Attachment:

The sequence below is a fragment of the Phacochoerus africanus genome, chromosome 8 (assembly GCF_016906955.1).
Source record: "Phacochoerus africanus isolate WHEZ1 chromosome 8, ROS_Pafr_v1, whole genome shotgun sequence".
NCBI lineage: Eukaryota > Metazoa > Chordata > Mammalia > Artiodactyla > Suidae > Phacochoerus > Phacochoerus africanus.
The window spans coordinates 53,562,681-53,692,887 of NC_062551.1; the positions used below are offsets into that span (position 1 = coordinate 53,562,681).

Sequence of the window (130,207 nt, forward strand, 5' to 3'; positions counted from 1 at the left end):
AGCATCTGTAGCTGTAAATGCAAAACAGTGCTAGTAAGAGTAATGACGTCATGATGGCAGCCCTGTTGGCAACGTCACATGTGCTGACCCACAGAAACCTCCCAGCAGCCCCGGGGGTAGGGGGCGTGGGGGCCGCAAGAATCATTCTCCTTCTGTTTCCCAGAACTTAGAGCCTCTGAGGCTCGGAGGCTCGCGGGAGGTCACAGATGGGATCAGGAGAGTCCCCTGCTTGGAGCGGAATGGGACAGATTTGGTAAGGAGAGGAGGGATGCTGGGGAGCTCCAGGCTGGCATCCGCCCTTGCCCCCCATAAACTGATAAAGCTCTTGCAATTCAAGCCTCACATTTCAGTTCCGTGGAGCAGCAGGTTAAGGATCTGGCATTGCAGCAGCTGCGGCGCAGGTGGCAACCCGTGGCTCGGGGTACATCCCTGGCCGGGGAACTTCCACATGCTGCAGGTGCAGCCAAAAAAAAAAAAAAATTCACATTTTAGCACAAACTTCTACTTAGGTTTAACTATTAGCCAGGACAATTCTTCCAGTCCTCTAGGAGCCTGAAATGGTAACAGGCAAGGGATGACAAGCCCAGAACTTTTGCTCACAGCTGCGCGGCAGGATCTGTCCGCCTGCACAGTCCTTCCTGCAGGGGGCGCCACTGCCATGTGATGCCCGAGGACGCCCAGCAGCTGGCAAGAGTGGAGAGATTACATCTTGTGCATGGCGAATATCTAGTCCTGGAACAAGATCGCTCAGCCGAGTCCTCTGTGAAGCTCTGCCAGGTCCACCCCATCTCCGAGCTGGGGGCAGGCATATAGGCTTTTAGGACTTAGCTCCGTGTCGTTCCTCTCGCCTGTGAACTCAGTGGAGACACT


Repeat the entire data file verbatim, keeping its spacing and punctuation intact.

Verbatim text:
The sequence below is a fragment of the Phacochoerus africanus genome, chromosome 8 (assembly GCF_016906955.1).
Source record: "Phacochoerus africanus isolate WHEZ1 chromosome 8, ROS_Pafr_v1, whole genome shotgun sequence".
NCBI lineage: Eukaryota > Metazoa > Chordata > Mammalia > Artiodactyla > Suidae > Phacochoerus > Phacochoerus africanus.
The window spans coordinates 53,562,681-53,692,887 of NC_062551.1; the positions used below are offsets into that span (position 1 = coordinate 53,562,681).

Sequence of the window (130,207 nt, forward strand, 5' to 3'; positions counted from 1 at the left end):
AGCATCTGTAGCTGTAAATGCAAAACAGTGCTAGTAAGAGTAATGACGTCATGATGGCAGCCCTGTTGGCAACGTCACATGTGCTGACCCACAGAAACCTCCCAGCAGCCCCGGGGGTAGGGGGCGTGGGGGCCGCAAGAATCATTCTCCTTCTGTTTCCCAGAACTTAGAGCCTCTGAGGCTCGGAGGCTCGCGGGAGGTCACAGATGGGATCAGGAGAGTCCCCTGCTTGGAGCGGAATGGGACAGATTTGGTAAGGAGAGGAGGGATGCTGGGGAGCTCCAGGCTGGCATCCGCCCTTGCCCCCCATAAACTGATAAAGCTCTTGCAATTCAAGCCTCACATTTCAGTTCCGTGGAGCAGCAGGTTAAGGATCTGGCATTGCAGCAGCTGCGGCGCAGGTGGCAACCCGTGGCTCGGGGTACATCCCTGGCCGGGGAACTTCCACATGCTGCAGGTGCAGCCAAAAAAAAAAAAAAATTCACATTTTAGCACAAACTTCTACTTAGGTTTAACTATTAGCCAGGACAATTCTTCCAGTCCTCTAGGAGCCTGAAATGGTAACAGGCAAGGGATGACAAGCCCAGAACTTTTGCTCACAGCTGCGCGGCAGGATCTGTCCGCCTGCACAGTCCTTCCTGCAGGGGGCGCCACTGCCATGTGATGCCCGAGGACGCCCAGCAGCTGGCAAGAGTGGAGAGATTACATCTTGTGCATGGCGAATATCTAGTCCTGGAACAAGATCGCTCAGCCGAGTCCTCTGTGAAGCTCTGCCAGGTCCACCCCATCTCCGAGCTGGGGGCAGGCATATAGGCTTTTAGGACTTAGCTCCGTGTCGTTCCTCTCGCCTGTGAACTCAGTGGAGACACT